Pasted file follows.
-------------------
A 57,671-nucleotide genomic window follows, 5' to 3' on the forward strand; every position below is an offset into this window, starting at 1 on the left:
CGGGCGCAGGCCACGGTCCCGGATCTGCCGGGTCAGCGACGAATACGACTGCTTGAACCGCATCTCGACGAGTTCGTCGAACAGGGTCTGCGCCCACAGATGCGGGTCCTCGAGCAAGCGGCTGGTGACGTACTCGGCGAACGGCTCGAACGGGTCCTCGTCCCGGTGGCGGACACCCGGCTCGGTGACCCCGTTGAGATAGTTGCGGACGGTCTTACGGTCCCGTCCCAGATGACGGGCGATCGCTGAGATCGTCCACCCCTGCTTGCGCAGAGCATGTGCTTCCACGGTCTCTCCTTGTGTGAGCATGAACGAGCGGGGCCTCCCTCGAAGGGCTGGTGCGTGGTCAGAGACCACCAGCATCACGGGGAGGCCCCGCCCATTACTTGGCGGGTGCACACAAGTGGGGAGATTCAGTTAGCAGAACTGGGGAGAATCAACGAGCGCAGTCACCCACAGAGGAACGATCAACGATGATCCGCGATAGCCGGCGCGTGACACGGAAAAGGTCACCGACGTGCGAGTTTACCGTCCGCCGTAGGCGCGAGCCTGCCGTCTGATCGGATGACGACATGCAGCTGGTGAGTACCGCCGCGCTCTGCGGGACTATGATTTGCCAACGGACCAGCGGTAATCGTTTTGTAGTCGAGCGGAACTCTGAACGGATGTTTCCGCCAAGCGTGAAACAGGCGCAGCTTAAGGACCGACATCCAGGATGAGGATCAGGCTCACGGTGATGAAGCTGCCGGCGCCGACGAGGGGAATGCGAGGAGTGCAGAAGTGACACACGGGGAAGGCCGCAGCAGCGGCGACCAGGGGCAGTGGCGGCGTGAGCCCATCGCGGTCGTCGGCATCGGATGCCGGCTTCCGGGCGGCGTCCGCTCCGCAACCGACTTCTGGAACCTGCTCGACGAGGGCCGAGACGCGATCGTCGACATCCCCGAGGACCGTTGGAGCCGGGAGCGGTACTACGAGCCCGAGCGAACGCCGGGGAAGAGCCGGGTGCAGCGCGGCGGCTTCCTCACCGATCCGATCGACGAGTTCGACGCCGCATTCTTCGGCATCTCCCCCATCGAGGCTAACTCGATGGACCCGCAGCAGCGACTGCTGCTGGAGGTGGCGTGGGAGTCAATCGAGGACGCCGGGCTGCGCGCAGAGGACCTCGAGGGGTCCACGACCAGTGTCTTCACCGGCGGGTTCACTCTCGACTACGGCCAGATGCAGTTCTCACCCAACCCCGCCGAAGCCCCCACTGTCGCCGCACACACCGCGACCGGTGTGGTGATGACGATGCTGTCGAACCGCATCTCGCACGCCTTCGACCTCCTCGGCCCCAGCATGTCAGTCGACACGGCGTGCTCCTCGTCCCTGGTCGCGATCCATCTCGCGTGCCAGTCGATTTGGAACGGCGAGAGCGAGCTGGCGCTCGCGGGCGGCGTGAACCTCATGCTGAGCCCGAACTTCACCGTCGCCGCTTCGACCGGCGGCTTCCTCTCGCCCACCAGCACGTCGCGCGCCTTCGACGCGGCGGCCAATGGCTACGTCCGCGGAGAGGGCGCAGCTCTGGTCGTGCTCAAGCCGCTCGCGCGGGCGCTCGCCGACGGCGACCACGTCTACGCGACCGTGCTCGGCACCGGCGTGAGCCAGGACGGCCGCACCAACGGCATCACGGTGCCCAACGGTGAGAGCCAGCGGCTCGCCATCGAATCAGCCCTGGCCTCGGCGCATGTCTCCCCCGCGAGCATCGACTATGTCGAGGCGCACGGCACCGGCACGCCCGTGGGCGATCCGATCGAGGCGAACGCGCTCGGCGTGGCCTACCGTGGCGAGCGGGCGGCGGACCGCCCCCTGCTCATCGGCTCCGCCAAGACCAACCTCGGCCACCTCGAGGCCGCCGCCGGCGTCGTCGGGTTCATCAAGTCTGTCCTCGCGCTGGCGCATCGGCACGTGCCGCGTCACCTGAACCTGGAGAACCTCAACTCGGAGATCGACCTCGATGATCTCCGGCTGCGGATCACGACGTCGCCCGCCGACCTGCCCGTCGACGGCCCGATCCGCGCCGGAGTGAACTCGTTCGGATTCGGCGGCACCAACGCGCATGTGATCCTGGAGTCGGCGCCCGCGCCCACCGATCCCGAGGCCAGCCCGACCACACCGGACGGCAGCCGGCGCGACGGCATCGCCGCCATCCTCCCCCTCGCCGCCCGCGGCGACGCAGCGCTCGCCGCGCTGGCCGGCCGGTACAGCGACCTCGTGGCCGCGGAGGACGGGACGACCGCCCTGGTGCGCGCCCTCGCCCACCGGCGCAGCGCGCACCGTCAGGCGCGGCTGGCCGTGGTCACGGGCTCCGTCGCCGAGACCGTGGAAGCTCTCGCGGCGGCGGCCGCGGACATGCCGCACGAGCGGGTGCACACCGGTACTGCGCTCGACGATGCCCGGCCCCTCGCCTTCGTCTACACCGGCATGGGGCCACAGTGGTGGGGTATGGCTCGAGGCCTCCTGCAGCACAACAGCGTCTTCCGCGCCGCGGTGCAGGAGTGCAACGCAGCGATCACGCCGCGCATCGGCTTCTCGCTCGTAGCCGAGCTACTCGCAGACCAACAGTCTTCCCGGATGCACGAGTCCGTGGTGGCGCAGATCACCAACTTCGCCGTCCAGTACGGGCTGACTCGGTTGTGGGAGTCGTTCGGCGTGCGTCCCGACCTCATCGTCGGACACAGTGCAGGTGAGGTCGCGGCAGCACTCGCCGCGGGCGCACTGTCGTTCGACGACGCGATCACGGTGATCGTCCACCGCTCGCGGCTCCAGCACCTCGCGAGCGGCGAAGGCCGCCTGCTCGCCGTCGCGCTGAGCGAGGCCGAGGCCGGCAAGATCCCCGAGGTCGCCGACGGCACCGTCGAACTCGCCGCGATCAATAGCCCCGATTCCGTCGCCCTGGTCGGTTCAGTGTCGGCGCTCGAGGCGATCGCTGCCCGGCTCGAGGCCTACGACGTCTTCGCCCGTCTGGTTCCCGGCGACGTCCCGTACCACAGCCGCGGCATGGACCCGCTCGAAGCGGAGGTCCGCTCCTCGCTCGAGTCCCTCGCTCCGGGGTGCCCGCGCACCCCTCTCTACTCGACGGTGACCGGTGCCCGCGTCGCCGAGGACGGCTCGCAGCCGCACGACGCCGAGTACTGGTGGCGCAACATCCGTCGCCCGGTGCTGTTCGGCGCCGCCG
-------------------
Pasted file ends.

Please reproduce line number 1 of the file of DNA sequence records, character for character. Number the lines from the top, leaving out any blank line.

A 57,671-nucleotide genomic window follows, 5' to 3' on the forward strand; every position below is an offset into this window, starting at 1 on the left: